Table of contents
About this book
The full revision of this text has presented a number of problems. The basic data have changed little since the second edition, although they have been much extended in depth and in detail. To some extent this has helped to shorten the present text as many controversial issues which needed to be presented at some length have now been resolved so that only the final conclusions need to be given. However, it remains the case that very few new group frequencies have emerged over the past fifteen years and the emphasis of group-frequency studies has tended to shift away from the identification of specific groups towards their other possible uses in the solution of structural and chemical problems. The study of the interplay of mechanical and electronic effects in determining the directions and extents of group-frequency shifts which result from changes in the substituents has told us much about chemical mechanisms themselves, and has opened up new possibilities for the use of group frequencies in areas such as the study of rotational isomerism, the measurement of bond angles, and the use of frequency relationships to derive other chemical and physical properties.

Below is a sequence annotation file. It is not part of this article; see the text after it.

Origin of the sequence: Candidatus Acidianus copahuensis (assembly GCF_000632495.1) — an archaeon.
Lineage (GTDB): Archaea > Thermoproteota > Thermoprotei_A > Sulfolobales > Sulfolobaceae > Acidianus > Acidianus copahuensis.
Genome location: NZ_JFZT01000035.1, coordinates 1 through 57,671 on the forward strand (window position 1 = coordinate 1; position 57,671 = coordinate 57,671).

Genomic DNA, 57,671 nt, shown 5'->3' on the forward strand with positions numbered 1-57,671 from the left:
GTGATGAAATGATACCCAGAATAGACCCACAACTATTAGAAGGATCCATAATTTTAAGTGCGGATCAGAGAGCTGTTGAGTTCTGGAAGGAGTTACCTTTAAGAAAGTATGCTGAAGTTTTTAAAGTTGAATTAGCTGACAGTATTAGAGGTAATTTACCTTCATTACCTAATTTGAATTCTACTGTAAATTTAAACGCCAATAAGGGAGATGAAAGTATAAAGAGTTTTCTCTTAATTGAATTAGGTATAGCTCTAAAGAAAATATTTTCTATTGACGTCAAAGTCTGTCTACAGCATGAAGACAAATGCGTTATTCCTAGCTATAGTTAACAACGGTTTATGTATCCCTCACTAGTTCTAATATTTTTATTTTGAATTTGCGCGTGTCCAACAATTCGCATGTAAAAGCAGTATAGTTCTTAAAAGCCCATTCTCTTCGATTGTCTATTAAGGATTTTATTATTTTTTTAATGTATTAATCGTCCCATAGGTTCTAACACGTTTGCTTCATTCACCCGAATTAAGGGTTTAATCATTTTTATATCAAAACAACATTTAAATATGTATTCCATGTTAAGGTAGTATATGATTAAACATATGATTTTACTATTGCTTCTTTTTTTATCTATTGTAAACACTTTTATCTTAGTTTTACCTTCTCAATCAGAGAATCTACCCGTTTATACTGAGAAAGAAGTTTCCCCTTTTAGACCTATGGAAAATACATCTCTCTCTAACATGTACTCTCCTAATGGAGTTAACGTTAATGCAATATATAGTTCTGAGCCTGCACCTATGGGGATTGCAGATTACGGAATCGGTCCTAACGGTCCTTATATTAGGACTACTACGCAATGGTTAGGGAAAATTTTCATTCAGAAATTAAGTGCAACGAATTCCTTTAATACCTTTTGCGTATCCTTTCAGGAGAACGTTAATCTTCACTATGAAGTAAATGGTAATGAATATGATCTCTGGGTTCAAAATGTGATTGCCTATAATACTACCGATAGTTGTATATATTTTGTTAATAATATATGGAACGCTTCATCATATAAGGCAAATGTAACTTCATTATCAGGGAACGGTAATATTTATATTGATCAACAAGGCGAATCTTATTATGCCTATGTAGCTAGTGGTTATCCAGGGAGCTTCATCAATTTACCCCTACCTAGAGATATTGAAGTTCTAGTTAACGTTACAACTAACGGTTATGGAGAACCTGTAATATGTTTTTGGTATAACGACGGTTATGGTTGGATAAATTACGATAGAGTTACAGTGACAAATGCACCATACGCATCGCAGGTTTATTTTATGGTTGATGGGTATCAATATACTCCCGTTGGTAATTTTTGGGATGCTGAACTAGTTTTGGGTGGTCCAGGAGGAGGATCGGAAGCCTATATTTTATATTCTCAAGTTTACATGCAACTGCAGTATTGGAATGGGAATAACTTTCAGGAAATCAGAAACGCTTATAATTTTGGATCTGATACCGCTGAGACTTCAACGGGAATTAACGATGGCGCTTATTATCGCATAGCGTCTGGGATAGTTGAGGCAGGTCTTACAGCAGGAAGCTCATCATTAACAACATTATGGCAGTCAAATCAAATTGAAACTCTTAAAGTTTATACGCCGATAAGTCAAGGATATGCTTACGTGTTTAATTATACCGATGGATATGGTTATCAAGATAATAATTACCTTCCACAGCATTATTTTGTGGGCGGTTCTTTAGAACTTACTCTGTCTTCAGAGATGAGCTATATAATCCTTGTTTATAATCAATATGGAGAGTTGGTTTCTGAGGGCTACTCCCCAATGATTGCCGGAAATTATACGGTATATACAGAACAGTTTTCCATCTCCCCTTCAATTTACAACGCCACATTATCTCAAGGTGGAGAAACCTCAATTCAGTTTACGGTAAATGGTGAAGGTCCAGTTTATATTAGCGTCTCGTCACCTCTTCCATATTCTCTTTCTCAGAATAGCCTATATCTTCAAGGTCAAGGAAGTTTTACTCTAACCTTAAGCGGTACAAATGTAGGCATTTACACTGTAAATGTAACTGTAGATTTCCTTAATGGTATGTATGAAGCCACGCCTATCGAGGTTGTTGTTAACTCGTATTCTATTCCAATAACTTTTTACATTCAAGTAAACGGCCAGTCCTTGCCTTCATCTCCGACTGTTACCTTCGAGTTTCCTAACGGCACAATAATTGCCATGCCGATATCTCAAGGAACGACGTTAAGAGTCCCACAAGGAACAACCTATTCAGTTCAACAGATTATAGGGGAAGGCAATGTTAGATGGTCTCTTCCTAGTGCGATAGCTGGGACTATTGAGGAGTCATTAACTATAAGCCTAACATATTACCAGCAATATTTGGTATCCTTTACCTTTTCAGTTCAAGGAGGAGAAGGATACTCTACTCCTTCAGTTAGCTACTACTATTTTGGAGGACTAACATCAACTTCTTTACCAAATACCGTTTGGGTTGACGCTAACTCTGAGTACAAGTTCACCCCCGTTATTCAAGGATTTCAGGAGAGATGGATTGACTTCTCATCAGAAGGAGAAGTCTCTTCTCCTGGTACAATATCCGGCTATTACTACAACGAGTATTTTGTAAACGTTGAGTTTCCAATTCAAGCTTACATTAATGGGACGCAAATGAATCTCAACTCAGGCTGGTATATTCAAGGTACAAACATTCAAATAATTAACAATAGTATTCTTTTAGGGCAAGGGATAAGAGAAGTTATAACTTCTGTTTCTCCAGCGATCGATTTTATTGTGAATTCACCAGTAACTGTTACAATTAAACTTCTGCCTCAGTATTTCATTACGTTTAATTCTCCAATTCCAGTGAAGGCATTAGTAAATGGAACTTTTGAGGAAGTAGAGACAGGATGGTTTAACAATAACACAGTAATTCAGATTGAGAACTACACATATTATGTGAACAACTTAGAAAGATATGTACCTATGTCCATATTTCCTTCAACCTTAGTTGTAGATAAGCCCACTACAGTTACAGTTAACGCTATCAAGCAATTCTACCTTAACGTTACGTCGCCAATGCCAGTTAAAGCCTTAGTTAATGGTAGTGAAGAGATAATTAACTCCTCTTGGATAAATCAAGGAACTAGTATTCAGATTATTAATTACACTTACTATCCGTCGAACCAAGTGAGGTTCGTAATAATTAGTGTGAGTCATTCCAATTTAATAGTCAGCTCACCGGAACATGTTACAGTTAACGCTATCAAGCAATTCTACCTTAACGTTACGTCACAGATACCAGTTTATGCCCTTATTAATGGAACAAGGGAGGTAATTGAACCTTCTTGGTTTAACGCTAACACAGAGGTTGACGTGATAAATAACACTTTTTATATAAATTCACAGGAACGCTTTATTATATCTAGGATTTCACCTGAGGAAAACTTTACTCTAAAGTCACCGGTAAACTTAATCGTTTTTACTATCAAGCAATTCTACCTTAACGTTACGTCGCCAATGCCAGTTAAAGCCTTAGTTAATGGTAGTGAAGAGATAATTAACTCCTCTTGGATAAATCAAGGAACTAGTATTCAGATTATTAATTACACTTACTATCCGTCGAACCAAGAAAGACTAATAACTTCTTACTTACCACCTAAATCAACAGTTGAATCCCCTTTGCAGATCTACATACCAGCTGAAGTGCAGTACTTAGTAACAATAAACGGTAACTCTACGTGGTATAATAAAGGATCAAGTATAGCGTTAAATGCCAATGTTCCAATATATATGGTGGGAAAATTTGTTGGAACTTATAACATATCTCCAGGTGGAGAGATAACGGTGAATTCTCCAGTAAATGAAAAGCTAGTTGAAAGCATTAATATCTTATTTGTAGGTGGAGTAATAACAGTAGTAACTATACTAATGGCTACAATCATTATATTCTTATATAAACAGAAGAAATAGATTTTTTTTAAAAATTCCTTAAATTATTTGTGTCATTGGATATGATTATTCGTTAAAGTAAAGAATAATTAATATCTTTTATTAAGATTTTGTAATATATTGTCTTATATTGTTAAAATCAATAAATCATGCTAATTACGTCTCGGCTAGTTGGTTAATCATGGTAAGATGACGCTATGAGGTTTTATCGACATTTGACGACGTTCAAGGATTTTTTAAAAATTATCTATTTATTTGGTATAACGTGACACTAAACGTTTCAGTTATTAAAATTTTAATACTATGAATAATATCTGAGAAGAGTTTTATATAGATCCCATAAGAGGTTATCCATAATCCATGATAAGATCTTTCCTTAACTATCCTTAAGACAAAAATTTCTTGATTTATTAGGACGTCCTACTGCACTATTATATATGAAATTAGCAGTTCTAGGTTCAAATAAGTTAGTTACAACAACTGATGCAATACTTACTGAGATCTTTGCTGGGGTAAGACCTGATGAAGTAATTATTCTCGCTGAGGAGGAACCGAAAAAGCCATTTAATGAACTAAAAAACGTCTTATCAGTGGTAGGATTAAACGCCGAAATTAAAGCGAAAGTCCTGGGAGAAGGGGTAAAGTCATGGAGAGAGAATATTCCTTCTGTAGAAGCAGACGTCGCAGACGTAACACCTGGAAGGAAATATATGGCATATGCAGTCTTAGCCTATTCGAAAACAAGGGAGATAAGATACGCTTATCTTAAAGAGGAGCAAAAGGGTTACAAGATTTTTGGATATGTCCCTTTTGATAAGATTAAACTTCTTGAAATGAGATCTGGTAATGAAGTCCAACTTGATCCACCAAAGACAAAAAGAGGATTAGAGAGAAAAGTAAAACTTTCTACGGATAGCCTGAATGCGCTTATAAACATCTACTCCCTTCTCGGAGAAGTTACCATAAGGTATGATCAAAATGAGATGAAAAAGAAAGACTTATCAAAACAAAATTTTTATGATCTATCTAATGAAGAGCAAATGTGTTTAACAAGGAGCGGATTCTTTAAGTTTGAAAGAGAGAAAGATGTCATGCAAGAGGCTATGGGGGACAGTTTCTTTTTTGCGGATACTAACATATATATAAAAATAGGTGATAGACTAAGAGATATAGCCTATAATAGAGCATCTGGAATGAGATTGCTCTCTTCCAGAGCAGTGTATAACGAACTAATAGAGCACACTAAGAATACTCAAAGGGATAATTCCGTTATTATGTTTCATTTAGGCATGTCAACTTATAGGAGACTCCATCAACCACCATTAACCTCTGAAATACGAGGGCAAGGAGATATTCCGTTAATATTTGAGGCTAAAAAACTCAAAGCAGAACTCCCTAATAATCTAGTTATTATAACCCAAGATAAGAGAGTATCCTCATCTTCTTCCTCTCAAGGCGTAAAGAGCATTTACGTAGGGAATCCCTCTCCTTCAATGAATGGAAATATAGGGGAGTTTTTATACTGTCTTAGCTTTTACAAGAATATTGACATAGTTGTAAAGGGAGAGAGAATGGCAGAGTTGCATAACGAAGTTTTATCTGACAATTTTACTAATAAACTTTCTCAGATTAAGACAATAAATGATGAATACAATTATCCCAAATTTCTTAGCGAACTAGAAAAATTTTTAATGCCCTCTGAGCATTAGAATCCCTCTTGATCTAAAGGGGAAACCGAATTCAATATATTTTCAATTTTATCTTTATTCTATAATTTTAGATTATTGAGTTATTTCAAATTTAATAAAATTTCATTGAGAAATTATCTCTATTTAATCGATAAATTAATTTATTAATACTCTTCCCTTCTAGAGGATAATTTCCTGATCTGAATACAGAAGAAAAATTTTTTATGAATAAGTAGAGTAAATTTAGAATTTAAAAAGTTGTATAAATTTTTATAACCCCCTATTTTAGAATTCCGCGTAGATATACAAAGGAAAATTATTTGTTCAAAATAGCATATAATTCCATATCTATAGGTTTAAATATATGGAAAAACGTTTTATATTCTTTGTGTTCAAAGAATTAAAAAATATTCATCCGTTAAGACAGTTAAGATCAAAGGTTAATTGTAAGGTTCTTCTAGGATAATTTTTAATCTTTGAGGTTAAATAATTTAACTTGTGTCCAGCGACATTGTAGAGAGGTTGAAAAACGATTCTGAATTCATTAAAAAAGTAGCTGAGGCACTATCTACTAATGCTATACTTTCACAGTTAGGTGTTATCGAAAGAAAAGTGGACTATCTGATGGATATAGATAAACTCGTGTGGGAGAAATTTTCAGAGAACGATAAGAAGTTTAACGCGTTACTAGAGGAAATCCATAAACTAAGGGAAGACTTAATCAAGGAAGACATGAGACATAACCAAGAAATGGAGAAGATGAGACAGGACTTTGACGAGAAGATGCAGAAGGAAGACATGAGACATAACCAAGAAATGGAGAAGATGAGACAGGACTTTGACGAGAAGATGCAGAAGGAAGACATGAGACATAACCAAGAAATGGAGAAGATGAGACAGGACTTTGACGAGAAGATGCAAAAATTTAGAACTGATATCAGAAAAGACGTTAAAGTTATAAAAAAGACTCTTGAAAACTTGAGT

aldehyde amines carboxylic acid ketone metals peptide phenol protein